Steven Serpa’s An Invocation for oboe and string orchestra was a far less ambitious piece and much less compelling. The orchestra’s principal oboist Beth Sanders played very well but the work was little more than a pretty pastoral interlude.
Copland’s Rodeo (1942) – by now one of the classics of American music – along with his other “cowboy” ballet Billy the Kid, established the style for music depicting the American West. Composers writing scores for western films owe a great debt to Copland. Listening to the music last weekend, I was struck by how enduring it is, and how deeply it expresses an important part of what it means to be an American. This dimension, which was widely understood at the time of the premiere in 1942, seems even more meaningful today. At a time when many Americans are uncertain about their future and divided about their identities, the spirit of America lives on in music like Rodeo.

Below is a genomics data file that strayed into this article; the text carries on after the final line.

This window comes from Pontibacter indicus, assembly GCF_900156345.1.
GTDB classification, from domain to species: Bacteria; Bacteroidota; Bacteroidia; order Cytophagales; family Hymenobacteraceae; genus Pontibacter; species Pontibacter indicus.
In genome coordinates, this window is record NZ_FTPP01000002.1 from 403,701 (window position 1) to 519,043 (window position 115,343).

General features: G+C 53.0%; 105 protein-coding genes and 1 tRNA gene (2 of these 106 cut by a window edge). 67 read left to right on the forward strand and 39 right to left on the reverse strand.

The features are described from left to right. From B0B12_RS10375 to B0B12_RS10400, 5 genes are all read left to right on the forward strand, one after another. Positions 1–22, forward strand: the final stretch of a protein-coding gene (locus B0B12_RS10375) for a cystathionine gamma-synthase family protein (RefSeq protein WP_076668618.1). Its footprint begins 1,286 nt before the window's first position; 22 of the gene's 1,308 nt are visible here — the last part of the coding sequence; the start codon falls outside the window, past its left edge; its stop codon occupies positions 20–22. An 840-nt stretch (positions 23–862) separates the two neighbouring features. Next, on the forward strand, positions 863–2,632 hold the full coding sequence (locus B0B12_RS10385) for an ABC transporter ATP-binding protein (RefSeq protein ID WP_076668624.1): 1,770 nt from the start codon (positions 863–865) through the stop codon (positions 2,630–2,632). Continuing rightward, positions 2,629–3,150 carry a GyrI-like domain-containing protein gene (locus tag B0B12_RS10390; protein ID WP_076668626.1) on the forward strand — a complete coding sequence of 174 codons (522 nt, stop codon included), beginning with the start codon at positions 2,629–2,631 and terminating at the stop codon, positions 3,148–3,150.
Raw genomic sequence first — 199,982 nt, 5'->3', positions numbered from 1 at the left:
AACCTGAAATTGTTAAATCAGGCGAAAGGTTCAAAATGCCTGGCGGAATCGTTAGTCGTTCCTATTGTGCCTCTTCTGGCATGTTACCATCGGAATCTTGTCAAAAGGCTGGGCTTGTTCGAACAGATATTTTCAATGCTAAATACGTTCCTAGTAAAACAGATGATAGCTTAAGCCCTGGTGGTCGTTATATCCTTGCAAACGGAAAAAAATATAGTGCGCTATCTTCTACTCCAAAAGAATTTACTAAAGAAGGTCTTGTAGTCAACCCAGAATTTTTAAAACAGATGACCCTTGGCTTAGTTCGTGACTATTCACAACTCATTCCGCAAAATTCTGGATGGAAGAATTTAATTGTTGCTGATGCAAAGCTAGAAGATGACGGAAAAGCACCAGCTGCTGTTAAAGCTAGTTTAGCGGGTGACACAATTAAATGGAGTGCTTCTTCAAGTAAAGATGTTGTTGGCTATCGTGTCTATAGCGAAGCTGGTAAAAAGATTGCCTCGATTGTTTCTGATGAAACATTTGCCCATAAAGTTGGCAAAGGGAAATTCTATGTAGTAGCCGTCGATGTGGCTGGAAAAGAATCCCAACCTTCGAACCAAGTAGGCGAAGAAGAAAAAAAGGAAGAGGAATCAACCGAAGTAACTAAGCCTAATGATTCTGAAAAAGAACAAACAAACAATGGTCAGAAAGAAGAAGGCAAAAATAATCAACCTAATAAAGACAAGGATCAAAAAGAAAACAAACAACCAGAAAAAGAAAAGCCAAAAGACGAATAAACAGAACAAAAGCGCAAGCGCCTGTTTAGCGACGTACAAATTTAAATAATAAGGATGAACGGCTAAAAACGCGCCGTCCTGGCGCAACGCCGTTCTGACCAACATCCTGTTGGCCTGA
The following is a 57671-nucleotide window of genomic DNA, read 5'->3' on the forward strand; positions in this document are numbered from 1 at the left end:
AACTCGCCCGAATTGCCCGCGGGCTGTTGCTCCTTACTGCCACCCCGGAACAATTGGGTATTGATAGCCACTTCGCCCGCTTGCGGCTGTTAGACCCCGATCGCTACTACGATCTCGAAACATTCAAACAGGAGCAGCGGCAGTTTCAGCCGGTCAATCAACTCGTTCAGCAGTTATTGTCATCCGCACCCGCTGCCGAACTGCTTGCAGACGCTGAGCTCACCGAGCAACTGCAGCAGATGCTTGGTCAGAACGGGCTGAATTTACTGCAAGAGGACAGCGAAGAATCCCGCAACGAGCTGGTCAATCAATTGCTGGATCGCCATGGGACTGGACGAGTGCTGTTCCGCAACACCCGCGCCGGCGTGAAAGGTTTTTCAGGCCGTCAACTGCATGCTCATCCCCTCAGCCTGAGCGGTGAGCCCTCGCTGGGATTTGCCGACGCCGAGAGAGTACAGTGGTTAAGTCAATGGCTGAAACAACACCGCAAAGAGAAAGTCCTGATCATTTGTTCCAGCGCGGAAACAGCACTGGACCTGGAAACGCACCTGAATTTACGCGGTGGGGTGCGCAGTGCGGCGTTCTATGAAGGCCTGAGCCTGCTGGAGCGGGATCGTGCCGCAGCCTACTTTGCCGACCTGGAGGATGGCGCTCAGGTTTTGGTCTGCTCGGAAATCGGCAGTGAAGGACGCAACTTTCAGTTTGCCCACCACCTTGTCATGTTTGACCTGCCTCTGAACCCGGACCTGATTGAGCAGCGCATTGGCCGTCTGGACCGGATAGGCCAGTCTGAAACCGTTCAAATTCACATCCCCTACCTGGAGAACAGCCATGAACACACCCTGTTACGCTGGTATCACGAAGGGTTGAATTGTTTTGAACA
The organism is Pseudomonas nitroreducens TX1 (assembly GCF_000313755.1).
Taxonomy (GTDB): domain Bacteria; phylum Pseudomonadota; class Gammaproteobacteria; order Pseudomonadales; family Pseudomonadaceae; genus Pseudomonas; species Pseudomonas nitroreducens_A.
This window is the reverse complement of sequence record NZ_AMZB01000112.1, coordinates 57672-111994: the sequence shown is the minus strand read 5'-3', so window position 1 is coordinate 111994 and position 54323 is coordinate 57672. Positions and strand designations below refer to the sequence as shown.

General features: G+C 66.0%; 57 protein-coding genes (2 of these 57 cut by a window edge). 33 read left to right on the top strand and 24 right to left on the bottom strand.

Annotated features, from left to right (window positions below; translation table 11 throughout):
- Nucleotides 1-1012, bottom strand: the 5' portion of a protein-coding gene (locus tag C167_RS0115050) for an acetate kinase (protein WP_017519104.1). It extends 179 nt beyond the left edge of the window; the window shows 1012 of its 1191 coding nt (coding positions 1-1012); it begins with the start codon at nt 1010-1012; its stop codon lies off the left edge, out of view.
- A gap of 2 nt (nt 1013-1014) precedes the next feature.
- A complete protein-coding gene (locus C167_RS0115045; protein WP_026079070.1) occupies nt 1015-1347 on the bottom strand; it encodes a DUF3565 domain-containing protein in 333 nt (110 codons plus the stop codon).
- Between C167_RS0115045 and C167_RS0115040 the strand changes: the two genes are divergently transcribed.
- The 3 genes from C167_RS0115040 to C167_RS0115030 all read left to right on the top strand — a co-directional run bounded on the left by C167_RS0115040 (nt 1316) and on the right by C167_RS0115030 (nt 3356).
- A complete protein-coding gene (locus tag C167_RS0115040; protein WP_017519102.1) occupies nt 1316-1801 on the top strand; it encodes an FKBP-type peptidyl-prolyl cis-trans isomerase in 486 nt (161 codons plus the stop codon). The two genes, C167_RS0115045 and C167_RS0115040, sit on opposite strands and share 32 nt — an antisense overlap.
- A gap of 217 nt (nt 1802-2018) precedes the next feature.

Nearly every professional orchestra in America can play scores like Rodeo as ‘to the manner born,’ but Peter Bay and his musicians gave us something more. Accurate and sparkling, the performance was also extraordinarily sensitive to the unusual timbres and to the remarkable beauty of the score’s quiet moments.
Finally, in this “complete” performance of the ballet score we also had the honky-tonk piano – a wonderful touch!
Over the course of his career, Paul Evans Robinson has acquired a formidable reputation as broadcaster, author, conductor, and teacher. He has communicated the joy of music to more than a generation of musicians and music lovers in Canada and elsewhere. Paul’s reviews and articles can be found on Classical Voice North America, La Scena Musicale, and Musical Toronto. This live concert review appeared first on La Scena Musicale.

About Author

Former conductor and broadcaster, Paul E. Robinson, is the author of four books on conductors, Digital Editor for Classical Voice America, and a regular contributor to La Scena Musicale.